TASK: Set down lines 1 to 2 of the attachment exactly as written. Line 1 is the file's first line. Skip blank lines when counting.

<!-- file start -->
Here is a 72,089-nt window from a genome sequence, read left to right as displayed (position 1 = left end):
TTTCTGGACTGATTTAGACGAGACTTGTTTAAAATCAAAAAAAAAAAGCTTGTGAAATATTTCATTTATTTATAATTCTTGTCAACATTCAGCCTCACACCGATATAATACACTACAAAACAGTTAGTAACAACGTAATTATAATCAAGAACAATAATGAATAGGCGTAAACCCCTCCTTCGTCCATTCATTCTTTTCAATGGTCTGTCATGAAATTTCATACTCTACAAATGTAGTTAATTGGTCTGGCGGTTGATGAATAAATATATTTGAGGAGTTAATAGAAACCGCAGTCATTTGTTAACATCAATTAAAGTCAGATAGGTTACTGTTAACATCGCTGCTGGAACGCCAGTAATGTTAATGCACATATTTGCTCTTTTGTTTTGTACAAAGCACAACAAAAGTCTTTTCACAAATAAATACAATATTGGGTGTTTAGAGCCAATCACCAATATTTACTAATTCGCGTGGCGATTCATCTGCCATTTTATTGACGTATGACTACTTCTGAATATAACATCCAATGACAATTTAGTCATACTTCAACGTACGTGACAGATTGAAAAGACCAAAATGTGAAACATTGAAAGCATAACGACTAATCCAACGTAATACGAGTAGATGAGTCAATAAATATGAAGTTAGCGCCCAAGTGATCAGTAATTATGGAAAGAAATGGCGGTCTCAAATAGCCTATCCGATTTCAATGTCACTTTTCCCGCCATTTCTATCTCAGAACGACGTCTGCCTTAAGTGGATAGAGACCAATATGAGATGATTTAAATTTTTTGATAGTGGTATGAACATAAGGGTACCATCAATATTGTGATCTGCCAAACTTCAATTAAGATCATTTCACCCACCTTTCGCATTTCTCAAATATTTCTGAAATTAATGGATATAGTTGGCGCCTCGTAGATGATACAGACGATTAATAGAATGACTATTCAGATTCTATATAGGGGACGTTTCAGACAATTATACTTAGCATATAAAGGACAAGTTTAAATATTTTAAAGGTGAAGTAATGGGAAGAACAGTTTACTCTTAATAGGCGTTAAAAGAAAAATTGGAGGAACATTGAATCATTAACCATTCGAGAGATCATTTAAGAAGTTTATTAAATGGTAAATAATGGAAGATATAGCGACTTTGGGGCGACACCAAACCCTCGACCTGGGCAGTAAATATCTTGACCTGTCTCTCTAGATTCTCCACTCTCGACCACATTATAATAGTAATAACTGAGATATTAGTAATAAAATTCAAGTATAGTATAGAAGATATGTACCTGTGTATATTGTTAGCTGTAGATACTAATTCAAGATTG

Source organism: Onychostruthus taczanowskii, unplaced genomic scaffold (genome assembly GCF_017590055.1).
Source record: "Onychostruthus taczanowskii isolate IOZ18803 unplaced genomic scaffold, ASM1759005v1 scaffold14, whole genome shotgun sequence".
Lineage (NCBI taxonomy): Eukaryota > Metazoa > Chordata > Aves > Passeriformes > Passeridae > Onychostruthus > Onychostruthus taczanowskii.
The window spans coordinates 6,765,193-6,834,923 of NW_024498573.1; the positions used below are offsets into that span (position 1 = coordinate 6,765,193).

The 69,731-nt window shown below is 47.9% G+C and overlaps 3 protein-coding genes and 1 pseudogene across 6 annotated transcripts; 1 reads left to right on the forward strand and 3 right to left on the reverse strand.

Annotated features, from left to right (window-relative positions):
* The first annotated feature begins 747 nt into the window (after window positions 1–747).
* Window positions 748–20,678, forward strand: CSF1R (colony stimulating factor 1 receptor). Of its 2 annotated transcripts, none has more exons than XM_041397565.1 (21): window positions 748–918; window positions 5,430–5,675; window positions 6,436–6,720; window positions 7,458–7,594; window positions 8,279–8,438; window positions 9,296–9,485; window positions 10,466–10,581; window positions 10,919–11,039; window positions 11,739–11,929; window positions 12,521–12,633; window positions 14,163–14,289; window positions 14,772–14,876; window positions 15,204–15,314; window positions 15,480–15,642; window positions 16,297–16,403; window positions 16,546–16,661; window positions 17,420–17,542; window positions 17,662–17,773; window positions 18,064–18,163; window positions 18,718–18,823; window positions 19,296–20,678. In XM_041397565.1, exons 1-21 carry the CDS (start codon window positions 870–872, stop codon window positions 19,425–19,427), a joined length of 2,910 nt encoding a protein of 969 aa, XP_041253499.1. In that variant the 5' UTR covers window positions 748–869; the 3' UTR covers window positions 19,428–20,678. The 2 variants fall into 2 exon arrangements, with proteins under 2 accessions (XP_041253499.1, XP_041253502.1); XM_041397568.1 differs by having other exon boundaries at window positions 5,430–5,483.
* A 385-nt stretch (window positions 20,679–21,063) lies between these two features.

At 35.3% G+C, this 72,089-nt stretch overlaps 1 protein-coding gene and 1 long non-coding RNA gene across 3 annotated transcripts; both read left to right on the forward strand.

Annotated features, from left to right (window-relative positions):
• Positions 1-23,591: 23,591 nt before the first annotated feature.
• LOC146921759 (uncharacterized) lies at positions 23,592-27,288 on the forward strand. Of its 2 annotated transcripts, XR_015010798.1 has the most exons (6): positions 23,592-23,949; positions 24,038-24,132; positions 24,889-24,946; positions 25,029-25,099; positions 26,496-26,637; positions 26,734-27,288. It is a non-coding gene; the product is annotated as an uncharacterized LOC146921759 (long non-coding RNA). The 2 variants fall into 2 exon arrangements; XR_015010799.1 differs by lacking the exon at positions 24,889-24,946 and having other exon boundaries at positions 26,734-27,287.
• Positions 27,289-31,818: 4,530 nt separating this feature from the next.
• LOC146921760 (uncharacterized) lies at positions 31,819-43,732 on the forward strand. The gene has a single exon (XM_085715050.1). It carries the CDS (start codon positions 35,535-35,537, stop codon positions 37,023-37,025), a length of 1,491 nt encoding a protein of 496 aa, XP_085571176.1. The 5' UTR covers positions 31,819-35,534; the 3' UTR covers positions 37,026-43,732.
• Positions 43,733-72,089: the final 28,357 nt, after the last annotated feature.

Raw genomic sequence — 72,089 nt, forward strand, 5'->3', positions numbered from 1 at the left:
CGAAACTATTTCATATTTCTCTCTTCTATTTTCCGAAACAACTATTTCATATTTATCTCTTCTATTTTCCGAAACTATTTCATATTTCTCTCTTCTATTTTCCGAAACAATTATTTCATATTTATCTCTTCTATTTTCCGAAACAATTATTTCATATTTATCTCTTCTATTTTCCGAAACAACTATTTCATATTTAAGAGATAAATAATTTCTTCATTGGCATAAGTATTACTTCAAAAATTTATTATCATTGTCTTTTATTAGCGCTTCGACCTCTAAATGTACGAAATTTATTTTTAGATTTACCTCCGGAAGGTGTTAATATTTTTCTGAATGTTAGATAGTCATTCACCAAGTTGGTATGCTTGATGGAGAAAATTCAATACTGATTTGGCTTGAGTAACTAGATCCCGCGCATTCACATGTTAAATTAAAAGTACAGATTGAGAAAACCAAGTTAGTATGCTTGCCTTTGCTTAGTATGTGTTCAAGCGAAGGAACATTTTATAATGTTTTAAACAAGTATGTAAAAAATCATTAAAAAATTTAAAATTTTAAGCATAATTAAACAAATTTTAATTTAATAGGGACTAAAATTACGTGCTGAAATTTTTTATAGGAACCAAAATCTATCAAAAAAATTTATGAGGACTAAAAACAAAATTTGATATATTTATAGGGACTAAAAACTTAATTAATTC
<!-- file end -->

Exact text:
Here is a 72,089-nt window from a genome sequence, read left to right as displayed (position 1 = left end):
TTTCTGGACTGATTTAGACGAGACTTGTTTAAAATCAAAAAAAAAAAGCTTGTGAAATATTTCATTTATTTATAATTCTTGTCAACATTCAGCCTCACACCGATATAATACACTACAAAACAGTTAGTAACAACGTAATTATAATCAAGAACAATAATGAATAGGCGTAAACCCCTCCTTCGTCCATTCATTCTTTTCAATGGTCTGTCATGAAATTTCATACTCTACAAATGTAGTTAATTGGTCTGGCGGTTGATGAATAAATATATTTGAGGAGTTAATAGAAACCGCAGTCATTTGTTAACATCAATTAAAGTCAGATAGGTTACTGTTAACATCGCTGCTGGAACGCCAGTAATGTTAATGCACATATTTGCTCTTTTGTTTTGTACAAAGCACAACAAAAGTCTTTTCACAAATAAATACAATATTGGGTGTTTAGAGCCAATCACCAATATTTACTAATTCGCGTGGCGATTCATCTGCCATTTTATTGACGTATGACTACTTCTGAATATAACATCCAATGACAATTTAGTCATACTTCAACGTACGTGACAGATTGAAAAGACCAAAATGTGAAACATTGAAAGCATAACGACTAATCCAACGTAATACGAGTAGATGAGTCAATAAATATGAAGTTAGCGCCCAAGTGATCAGTAATTATGGAAAGAAATGGCGGTCTCAAATAGCCTATCCGATTTCAATGTCACTTTTCCCGCCATTTCTATCTCAGAACGACGTCTGCCTTAAGTGGATAGAGACCAATATGAGATGATTTAAATTTTTTGATAGTGGTATGAACATAAGGGTACCATCAATATTGTGATCTGCCAAACTTCAATTAAGATCATTTCACCCACCTTTCGCATTTCTCAAATATTTCTGAAATTAATGGATATAGTTGGCGCCTCGTAGATGATACAGACGATTAATAGAATGACTATTCAGATTCTATATAGGGGACGTTTCAGACAATTATACTTAGCATATAAAGGACAAGTTTAAATATTTTAAAGGTGAAGTAATGGGAAGAACAGTTTACTCTTAATAGGCGTTAAAAGAAAAATTGGAGGAACATTGAATCATTAACCATTCGAGAGATCATTTAAGAAGTTTATTAAATGGTAAATAATGGAAGATATAGCGACTTTGGGGCGACACCAAACCCTCGACCTGGGCAGTAAATATCTTGACCTGTCTCTCTAGATTCTCCACTCTCGACCACATTATAATAGTAATAACTGAGATATTAGTAATAAAATTCAAGTATAGTATAGAAGATATGTACCTGTGTATATTGTTAGCTGTAGATACTAATTCAAGATTG